Named after the Bilderberg Hotel in Oosterbeek, Holland, where the first meeting took place in May 1954, the Bilderbergers form an unofficial, secretive group set up in the first years of the cold war to foster communication and cooperation between Europe and the United States. Leading businessmen and political figures hoped to further the aims of liberal democratic capitalism, protecting it from what they saw as communism’s imperialist aspirations.

Critics who accuse the Bilderbergers of conspiracy claim the group constitutes an invisible, shadow government, and that this secret government’s goals involve the destruction of the nationstate, the creation of a single currency, and the foundation of a New World Order led by a single world-government.

Reference to “the Bilderbergers” generally means those who have attended at least one of the meetings, but there is no set list of members as such. Rather, the group’s steering committee (including figures such as the former U.S. secretary of state Henry Kissinger and Canadian media-mogul Conrad Black) is in charge of deciding who will attend the meeting in any given year.

The list of those who have attended Bilderberger meetings is impressive, including leading politicians and military figures, businessmen and bankers, and lawyers and academics (see www[dot]bilderberg[dot]org for complete lists).

The first meeting was not only attended by high-ranking CIA officials, but was financed in part by the CIA as well. Also, which is important for a certain strain of anti–old world conspiracy theory, the group allowed members of Western European royal families to reclaim the political power they had abdicated through constitutional reform.

The Bilderbergers claim that their limitation of press coverage and overall secrecy is necessary in order to ensure an environment of openness and freedom of speech during the meetings. In this age of media proliferation, it is truly stunning that they manage to retain such a low profile, with nearly none of the members ever agreeing to be interviewed on the subject of the meetings. Many antiBilderbergers see this high level of secrecy as sure evidence of a conspiracy.

In the minds of some, further evidence of conspiracy can be found in the Bilderbergers’ ties to the Council on Foreign Relations (CFR)—an extremely high percentage of U.S. Bilderbergers are also members of the CFR—and to the Trilateral Commission, which was founded from within the Bilderberg meetings by David Rockefeller.

Even mainstream writers often suggest that U.S. Bilderbergers may well be contravening the Logan Act, which makes it illegal for U.S. citizens to negotiate with foreign powers without being granted the authority to do so by the U.S. government.

Many argue that future heads of state are handpicked by the Bilderbergers. It is no coincidence, they charge, that Bill Clinton attended the 1991 meeting and went on to become president the following year, or that Tony Blair attended in1993 and became the Labour Party’s leader a year later, ultimately becoming Britain’s prime minister in the 1997 election.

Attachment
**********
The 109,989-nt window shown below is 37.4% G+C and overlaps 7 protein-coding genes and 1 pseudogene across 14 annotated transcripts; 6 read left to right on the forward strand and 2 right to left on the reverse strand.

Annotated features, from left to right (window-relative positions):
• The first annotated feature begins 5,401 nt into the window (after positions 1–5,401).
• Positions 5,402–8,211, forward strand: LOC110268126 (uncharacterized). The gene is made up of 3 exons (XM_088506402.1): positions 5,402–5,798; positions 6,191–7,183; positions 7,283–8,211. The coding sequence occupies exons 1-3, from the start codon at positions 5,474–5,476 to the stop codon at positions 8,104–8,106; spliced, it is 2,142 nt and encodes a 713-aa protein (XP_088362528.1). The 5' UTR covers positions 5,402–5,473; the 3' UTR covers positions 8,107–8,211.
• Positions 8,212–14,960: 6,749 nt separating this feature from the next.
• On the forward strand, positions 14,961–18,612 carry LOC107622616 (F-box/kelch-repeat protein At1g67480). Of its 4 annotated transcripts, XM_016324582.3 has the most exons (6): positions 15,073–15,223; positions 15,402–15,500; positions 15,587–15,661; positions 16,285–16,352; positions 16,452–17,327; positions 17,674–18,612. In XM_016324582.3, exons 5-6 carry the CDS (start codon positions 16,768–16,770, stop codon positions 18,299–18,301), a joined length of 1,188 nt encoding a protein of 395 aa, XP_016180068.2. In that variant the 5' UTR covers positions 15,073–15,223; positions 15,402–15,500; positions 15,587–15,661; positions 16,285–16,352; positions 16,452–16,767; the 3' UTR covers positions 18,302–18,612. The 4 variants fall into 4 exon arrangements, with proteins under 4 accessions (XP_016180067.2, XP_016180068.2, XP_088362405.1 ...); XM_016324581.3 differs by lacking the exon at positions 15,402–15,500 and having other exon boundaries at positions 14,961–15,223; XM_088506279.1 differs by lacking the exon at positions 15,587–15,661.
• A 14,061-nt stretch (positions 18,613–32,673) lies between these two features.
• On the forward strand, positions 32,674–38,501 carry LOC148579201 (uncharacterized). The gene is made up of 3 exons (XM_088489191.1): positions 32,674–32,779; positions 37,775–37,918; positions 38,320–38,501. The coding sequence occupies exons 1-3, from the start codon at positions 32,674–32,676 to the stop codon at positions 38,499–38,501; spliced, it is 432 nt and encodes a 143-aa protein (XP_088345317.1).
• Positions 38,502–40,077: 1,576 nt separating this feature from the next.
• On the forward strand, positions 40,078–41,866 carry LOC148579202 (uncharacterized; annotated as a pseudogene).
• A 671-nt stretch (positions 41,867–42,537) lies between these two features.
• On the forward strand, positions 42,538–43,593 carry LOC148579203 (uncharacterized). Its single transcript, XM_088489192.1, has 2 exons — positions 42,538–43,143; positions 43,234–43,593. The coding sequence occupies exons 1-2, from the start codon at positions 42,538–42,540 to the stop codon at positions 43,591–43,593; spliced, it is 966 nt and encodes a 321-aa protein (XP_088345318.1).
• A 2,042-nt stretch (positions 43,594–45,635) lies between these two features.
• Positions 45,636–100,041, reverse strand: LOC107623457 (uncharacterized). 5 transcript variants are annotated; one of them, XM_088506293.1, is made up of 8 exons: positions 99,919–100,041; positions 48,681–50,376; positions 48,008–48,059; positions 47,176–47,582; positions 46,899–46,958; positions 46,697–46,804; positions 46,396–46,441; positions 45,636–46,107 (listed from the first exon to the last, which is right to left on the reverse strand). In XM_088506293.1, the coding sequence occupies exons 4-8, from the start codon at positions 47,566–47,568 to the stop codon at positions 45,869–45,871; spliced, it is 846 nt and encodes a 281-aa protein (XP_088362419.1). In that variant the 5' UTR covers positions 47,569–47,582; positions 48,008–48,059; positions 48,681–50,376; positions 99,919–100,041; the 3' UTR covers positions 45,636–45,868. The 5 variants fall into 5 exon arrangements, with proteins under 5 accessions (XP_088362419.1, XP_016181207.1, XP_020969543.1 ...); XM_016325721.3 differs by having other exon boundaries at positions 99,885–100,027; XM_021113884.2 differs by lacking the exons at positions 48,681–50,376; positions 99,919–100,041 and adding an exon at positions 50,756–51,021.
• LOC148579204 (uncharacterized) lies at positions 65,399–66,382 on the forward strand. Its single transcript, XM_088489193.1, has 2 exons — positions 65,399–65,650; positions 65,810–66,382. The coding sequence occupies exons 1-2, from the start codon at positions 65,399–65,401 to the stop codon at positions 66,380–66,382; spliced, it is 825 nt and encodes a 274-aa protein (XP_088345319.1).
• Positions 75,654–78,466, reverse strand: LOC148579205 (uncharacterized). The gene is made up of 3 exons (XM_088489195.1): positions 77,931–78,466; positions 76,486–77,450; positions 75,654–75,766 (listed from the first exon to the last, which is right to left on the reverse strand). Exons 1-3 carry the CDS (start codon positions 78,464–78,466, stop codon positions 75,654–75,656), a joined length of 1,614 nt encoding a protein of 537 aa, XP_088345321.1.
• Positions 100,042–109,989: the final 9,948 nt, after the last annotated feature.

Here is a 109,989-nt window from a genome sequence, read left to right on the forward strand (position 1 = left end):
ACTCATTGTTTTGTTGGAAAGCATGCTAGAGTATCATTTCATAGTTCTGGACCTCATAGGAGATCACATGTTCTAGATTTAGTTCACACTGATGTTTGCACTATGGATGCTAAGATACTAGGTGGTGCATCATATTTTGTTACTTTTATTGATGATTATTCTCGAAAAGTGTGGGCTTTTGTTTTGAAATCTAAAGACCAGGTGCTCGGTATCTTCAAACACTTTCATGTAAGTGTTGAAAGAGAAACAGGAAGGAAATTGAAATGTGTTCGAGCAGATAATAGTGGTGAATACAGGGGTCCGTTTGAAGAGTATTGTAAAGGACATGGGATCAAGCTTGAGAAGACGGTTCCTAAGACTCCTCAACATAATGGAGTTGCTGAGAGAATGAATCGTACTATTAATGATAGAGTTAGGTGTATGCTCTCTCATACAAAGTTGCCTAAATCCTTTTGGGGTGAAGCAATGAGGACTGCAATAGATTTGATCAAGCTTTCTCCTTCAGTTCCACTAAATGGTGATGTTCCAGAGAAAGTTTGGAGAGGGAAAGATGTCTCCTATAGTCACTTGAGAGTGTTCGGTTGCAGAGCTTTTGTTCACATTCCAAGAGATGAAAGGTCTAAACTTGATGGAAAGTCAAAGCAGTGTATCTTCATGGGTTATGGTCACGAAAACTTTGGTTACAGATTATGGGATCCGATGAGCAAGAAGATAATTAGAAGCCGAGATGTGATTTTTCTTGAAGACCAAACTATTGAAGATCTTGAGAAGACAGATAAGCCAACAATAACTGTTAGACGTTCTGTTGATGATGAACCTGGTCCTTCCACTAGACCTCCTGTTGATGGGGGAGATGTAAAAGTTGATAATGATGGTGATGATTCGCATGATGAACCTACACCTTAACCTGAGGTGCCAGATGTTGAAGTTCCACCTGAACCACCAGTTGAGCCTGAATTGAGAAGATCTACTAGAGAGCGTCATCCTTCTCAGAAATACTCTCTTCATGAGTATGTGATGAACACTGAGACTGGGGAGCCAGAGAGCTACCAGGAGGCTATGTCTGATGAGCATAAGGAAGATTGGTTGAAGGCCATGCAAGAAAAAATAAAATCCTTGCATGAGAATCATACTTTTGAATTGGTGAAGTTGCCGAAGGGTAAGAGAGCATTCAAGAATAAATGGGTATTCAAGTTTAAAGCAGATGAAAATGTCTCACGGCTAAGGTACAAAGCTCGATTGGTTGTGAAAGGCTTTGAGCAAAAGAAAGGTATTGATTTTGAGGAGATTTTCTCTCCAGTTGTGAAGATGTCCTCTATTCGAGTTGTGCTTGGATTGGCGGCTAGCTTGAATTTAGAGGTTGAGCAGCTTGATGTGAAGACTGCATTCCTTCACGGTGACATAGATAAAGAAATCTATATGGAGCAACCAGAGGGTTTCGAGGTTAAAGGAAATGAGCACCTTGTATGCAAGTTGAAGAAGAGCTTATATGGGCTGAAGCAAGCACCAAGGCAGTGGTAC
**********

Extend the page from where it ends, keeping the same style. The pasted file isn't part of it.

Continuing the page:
Furthermore, the policies made by the parties of the left in both Britain and the United States during the 1990s—policies that proved highly successful in capturing “moderate” voters—seem to be in line with the policies of the Bilderberger group, particularly those that favor the promotion of economic globalization (i.e., the New World Order).

When faced with the impressive list of attendees, no one would dispute the fact that the Bilderbergers wield immense political and economic power; the question is, rather, whether or not this obvious power is best described as a conspiracy or secret world government.

The forces of international capitalism are indeed powerful, and, as even mainstream theorists have argued, the forces of globalization create interconnected networks of power that operate just the way a conspiracy to create a New World Order would (see, for example, Michael Hardt and Antonia Negri’s book, Empire).

Furthermore, by their own admission, the Bilderbergers are out to promote the advance of global capitalism. So it is fair to ask exactly what makes anti-Bilderbergers “merely” conspiracy theorists.

For many, anti-Bilderbergers are designated conspiracy theorists because of their reliance on an array of concepts, rhetorical figures, and, perhaps most importantly, targets that are often to be found in other “extremist” theories.

As with other conspiracy theories, anti-Bilderberger rhetoric focuses on an international cabal run by the Rockefellers and the Rothschilds, and many would argue that the choice of these two families as targets is no accident.

Critics of these “international bankers” and “secret governments” tend to draw their metaphors, figures, and arguments from a vast conceptual reservoir that includes, among other things, attacks on the so-called Jewish-Masonic world conspiracy.

Whether or not anti-Bilderberger writings are manifestly antisemitic groups highly attuned to the language of antisemitism (such as the Anti-Defamation League) often detect antisemitism in certain code words (i.e., the Rothschilds, “international bankers,” etc.).

When labeled antisemitic by the Anti-Defamation League (ADL), the conspiracy theorists ask: if there were a conspiracy of international bankers that was orchestrating world events, how on earth are we to investigate it and critique it other than by using terms such as “international bankers”? In the eyes of the antiBilderbergers, the ADL may be unwittingly (or wittingly) playing into the hands of the Bilderbergers.

Yet in the very virulence of their attacks on the ADL and international Jewish bankers, the right-wing antiBilderbergers often seem to betray their true intentions (see www[dot]bilderberg[dot]org/jewish.htm).